Century Dictionary and Cyclopedia
- Furnished with a mast or masts; having or exhibiting masts: chiefly used in composition: as, a three-masted vessel.
- adj. Having masts.
GNU Webster's 1913
- adj. Furnished with a mast or masts; -- chiefly in composition.
- adj. having or furnished with a mast; often used in combination
“Ships teetered on the waters below, dragon-masted longships, bulky cogs, leaky skiffs, junks from the south and holks from the north, all formed around the cliffs in an immense semicircle.”
“No sad-eyed elephants, no three-masted clipper ships and, sadly, no dead presidents either.”
“He wanted to command one of the tall-masted clipper ships, and once he achieved his objective, 10 years later, he didn't just chart the ship's course and direct its crew.”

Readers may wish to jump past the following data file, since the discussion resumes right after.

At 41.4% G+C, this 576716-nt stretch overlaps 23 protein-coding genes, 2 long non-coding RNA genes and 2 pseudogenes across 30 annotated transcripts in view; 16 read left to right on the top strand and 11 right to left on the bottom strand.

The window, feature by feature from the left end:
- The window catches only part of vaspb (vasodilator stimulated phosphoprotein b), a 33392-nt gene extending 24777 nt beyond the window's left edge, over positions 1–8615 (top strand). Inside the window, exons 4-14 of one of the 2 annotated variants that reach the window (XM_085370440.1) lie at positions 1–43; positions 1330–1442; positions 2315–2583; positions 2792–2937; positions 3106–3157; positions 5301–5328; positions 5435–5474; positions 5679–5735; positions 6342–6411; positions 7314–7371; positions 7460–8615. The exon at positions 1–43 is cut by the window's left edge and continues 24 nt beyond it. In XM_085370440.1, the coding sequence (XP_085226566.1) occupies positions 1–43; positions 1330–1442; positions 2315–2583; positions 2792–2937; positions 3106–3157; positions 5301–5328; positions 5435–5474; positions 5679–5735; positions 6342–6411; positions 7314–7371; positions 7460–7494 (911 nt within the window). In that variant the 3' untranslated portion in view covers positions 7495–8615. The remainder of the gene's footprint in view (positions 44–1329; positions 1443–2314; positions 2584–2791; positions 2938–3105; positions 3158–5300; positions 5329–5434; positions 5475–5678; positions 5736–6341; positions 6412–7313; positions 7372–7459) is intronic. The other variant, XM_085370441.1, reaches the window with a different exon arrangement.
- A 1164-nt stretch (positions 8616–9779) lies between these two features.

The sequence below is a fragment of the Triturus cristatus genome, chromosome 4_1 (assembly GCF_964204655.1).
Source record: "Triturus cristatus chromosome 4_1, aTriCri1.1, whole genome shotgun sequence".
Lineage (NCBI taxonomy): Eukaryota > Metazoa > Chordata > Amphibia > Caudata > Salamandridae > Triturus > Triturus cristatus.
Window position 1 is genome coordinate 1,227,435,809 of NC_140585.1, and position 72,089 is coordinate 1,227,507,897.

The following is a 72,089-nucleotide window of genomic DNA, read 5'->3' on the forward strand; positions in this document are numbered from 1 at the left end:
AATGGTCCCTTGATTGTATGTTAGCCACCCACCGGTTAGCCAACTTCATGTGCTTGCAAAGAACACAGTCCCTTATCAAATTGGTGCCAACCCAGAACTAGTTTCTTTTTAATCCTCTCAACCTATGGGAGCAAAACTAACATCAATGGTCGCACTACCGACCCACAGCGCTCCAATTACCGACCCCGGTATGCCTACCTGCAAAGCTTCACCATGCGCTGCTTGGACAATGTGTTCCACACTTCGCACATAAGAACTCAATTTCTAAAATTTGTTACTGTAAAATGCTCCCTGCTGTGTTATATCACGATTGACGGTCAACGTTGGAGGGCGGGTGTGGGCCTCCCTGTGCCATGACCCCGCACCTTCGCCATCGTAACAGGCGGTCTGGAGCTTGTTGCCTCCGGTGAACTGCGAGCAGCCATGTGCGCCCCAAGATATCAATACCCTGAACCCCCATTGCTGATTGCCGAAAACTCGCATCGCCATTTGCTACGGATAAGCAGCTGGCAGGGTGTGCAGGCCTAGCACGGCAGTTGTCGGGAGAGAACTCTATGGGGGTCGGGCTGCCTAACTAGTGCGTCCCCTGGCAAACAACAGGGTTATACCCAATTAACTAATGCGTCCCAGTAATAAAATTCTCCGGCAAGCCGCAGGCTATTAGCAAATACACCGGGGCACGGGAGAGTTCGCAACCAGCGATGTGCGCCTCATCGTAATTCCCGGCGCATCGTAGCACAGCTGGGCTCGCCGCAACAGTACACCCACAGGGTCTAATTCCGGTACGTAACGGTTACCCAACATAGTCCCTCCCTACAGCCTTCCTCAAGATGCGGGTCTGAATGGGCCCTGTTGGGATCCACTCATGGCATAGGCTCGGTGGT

“You won't find anybody from Goldman Sachs inspecting the wheelhouse of a four-masted clipper ship bound for Madagascar.”
“The other vessels were two-masted schooners, but she was a three-master and the largest in the fleet.”
“Never were there more dainty and lovable topmasts on a three-masted schooner, and never was there a three - masted schooner that worked like the witch she was to windward.”
“Ocean steamships passed up and down the estuary, and lofty-masted ships, towed by red-stacked tugs.”
“That is one of the virtues of a ship steel-masted and steel-stayed.”
“We passed a ship, two schooners, and a four-masted barkentine under the smallest of canvas, and at eleven o'clock, running up the spanker and jib, we hove her to, and in another hour we were beating back again against the aftersea under full sail to regain the sealing ground away to the westward.”
“And when the news went around that these were part of the survivors of the three-masted schooner, Mary Turner, smashed into kindling wood and sunk by a whale, the elderly females no more believed than had they the yarn of the sunken island.”
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